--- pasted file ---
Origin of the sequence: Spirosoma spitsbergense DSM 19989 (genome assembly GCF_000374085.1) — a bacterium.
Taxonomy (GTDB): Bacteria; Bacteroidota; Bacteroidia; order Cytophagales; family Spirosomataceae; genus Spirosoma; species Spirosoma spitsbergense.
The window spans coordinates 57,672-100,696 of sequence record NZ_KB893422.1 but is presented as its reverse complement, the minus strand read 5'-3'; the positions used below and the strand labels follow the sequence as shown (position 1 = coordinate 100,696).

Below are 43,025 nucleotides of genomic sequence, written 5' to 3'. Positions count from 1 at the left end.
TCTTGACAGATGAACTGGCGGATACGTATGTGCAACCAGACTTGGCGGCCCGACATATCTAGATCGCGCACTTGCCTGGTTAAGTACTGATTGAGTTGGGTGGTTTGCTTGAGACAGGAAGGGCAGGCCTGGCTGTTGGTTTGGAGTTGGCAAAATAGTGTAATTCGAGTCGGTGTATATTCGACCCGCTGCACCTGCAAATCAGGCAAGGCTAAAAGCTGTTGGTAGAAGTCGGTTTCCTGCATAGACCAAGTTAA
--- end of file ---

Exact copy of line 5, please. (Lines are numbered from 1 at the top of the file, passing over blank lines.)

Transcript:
TCTTGACAGATGAACTGGCGGATACGTATGTGCAACCAGACTTGGCGGCCCGACATATCTAGATCGCGCACTTGCCTGGTTAAGTACTGATTGAGTTGGGTGGTTTGCTTGAGACAGGAAGGGCAGGCCTGGCTGTTGGTTTGGAGTTGGCAAAATAGTGTAATTCGAGTCGGTGTATATTCGACCCGCTGCACCTGCAAATCAGGCAAGGCTAAAAGCTGTTGGTAGAAGTCGGTTTCCTGCATAGACCAAGTTAA